If it were just a prayer, why would it be done invoking the authority of the priesthood? I haven't looked, but if we were to search the scriptures for examples of father's blessings, I'd imagine that blessings were pronounced by the father and not requested in prayer.

Maybe one way to look at the ordinance is that it is a way for a father to present the child before the lord in gratitude for the greatest of blessings, and then begin his stewardship by giving a blessing while in the presence of the Lord.

Nate said...

Michael said "I gain insight into who this child was in the pre-mortal realm and what their potential here on earth may be."

Thanks for that...I have found that too.

The interesting part is that I've talked to patriarchs before that describe similar occurrences. I had one say to me that at times he feels that he is introduced to the person's spirit and it is as though he has known that spirit for years when he sets out to do a blessing.

My situation wasn't that strong, but I did gain insights to my child's spiritual gifts, personality, and potential. The feelings that I felt at that point still influence my parenting.

These similarities in infant blessings and patriarchal blessings also leads me to my conclusion above.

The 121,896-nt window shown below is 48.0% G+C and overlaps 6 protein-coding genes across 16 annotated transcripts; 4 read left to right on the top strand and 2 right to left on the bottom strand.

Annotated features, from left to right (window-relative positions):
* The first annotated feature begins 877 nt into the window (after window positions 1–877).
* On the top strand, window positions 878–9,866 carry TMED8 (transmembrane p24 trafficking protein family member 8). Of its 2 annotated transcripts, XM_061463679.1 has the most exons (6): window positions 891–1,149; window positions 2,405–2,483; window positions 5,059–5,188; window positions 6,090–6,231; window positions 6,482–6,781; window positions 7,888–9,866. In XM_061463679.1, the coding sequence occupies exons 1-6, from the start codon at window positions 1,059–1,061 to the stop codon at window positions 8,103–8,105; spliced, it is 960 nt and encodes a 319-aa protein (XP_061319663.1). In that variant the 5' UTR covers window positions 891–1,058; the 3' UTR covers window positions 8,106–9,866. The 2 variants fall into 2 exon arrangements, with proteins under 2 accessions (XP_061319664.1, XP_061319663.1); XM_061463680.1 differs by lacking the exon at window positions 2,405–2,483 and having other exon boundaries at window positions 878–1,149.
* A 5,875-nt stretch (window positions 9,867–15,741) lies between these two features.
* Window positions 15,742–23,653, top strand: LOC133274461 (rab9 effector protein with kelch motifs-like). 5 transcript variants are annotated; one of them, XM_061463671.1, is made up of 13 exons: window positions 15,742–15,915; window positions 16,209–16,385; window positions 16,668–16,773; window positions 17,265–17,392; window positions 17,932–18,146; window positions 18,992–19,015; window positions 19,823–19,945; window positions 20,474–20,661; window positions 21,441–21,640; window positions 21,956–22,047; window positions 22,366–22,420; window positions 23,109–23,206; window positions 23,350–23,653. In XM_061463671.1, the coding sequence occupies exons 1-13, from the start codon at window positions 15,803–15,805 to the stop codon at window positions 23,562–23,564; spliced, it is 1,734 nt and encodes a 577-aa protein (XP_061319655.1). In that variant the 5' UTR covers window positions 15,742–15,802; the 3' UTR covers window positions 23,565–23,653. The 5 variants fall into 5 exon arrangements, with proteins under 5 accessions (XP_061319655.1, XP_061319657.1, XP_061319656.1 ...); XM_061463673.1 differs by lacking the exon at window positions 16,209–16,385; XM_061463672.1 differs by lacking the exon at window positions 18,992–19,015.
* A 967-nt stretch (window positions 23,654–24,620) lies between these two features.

Jeremy said...

DB, your interpretation seems quite convincing. Because this is a prayer, but you are also invoking your priesthood power, this is more of a hybrid ordinance. The wording "we name this child (insert name)" and "we bless this child with (insert blessings)" feels consistent with the tone of the occasion.


Thanks for the comment.

Jeremy said...

Nate, I agree that I think the ordinance is partly, if not mostly, for the benefit of the parents. As John Taylor stated, parents bring their child before the Church to "manifest their faith in the sight of their brethren and sisters, in God's word and in his promises, as well as their thankfulness to him for increasing their posterity and for the safe delivery of his handmaiden."